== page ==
The WSIS is the World Summit on the Information Society, it should lay the foundations for the what some refer to as Information Societies, others prefer talk about Knowledge Societies.
Discussing the Information Societies or Knowledge Societies should include discussion about who owns that Information and Knowledge, who controls the medium in which they reside, flow and develop and also who controls the languages we use within that medium. Yet all these issues are addressed ineffectively (Open Standards), inconsistently (Free Software) or not at all.
The issue that many governmental delegations would prefer to not deal with at all are so-called "intellectual property rights" (IPR), a term primarily covering Patents, Copyright, Trademarks, but also business models, geographic locators and other things that people wish to denominate as such.
All of these are very different and usually unrelated areas of law with very different effects on economy, politics and society. Mixing them is not only counterproductive for qualified scientific dispute, the term also puts forward the notion of thoughts being property. What it could mean to possess a thought remains unclear to the sceptical mind.
However, all these do have one thing in common.
It is both their function and their purpose to establish limited monopolies on intellectual creativity. For the remainder of the document, "Intellectual Property Rights" (IPRs) will therefore be referred to by what they are and do as "Limited Intellectual Monopolies" (LIMs).
From the first cave paintings and musical instruments have creativity and the sharing of knowledge and ideas been what we build culture, friendship and society upon. Creativity and sharing of knowledge and what else inspires us are fundamental for making us human.
In 397 AD, Saint Augustinus wrote about this: "Omnis enim res, quae dando non deficit, dum habetur et non datur, nondum habetur, quomodo habenda est." ("For if a thing is not diminished by being shared with others, it is not rightly owned if it is only owned and not shared.")
When Gutenberg invented the printing press in 1476, a millennium after the writings of St. Augustinus, the effort of sharing knowledge was reduced by orders of magnitude, but the channels of distribution required expensive investments on the side of those who distribute it for us. To protect them, we invented the limited intellectual monopoly of Copyright for the benefit of society.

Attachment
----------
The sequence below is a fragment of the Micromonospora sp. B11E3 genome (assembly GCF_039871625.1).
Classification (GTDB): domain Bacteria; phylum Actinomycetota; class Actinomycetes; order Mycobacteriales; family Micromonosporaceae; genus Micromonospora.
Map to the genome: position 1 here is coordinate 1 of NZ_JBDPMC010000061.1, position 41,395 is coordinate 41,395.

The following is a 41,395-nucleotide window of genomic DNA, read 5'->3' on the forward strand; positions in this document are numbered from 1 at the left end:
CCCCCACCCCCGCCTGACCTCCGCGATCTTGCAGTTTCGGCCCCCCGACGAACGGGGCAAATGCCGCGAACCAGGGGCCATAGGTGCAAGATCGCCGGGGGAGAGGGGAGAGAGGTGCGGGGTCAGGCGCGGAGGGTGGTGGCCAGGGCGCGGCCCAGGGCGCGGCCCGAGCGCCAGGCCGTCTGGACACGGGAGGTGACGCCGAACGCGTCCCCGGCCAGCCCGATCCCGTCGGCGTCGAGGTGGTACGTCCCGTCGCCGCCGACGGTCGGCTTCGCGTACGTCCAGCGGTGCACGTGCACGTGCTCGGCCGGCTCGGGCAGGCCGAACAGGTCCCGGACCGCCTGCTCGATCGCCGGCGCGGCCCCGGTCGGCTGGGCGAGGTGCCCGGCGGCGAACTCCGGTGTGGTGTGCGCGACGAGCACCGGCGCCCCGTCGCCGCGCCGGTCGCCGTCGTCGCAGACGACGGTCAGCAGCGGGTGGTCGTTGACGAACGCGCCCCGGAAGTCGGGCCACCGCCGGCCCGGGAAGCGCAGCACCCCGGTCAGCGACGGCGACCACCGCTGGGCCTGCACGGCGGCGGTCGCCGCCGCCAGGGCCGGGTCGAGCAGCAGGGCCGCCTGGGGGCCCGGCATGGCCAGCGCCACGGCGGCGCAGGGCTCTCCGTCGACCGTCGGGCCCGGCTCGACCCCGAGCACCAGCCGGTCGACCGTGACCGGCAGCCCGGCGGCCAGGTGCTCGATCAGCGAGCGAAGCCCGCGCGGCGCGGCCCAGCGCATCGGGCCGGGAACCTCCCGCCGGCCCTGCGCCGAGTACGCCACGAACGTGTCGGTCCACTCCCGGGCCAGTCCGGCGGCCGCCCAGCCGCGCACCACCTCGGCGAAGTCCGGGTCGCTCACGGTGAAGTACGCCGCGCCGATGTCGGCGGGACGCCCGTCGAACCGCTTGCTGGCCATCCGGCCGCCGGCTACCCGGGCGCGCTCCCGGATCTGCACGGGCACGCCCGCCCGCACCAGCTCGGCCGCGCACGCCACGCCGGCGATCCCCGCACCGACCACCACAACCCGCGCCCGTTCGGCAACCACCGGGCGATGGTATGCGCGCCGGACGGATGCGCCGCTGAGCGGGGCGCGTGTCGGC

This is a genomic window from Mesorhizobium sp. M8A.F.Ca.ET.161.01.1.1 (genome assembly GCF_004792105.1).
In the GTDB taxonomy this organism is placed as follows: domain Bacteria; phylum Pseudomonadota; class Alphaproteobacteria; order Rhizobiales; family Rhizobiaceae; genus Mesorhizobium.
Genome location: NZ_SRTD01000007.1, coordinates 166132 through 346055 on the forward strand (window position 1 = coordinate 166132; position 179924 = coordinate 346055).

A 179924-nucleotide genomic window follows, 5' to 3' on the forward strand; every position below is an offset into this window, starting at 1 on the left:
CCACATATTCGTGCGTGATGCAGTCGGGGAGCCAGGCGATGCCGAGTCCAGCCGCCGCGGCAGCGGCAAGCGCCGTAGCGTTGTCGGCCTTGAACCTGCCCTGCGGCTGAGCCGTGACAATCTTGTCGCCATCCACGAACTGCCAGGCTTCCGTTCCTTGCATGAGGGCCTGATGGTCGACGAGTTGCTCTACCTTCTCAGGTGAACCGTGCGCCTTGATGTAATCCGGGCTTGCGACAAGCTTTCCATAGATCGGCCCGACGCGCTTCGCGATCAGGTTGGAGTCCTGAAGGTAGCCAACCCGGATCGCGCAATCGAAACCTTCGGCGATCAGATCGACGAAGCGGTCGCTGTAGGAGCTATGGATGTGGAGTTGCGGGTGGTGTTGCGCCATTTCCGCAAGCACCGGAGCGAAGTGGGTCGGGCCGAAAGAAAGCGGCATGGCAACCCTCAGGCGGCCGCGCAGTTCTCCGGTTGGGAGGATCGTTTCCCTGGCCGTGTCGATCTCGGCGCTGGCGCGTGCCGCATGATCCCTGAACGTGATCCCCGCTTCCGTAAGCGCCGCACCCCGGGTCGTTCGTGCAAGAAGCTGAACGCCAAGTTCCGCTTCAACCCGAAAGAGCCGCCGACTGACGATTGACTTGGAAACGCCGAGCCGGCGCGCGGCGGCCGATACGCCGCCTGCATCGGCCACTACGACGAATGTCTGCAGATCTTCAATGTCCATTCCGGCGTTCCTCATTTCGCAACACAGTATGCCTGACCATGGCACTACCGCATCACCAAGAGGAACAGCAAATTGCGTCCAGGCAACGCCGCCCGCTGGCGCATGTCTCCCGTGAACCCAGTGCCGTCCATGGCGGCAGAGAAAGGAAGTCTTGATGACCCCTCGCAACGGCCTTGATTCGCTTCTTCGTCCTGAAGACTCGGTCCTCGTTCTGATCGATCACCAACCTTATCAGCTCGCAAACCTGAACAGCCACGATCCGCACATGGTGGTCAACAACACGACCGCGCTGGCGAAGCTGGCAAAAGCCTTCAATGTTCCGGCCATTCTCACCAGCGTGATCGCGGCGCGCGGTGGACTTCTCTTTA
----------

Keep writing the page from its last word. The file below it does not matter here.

Now, another half-millennium later, digitalisation and most notably the internet have made sharing of knowledge possible at the speed of light, virtually no cost and very small investments on behalf of publishers. Every person in possession of a computer has a perfect (re-)production device and is a publisher by means.
The way we produce knowledge is to build upon each other and upon those that were before us. No-one stands alone and we are all standing upon the shoulders of giants. The reservoir we draw from for the cultural development of mankind and the link that ties us together as society is the public domain of knowledge.
This resource is being depleted by privatisation and expansion of the limited intellectual monopolies, such as Patents, Copyrights and Trademarks. These have become pure trading goods to be bought at minimum cost from our intellectually creative to be sold at maximum price to those of us who seek to impart ideas.
Invented for the purpose to benefit society, they often come at the expense of society today. Using the words of Louise Szente from South Africa: "Woe is the life of the modern day student living in 'Darkest Africa' for obviously we are still being kept in the slave quarters of the world. Harsh words? My friends, try and live in a society where such Acts as the Intellectual Property Acts of the world impedes your advancement in life."
Limited intellectual monopolies, of which Copyright is the most well-known, are strong tools and as such they should be used with great care. Invented for a different age with different issues and questions to be addressed, the Information Societies will need a new form of balance.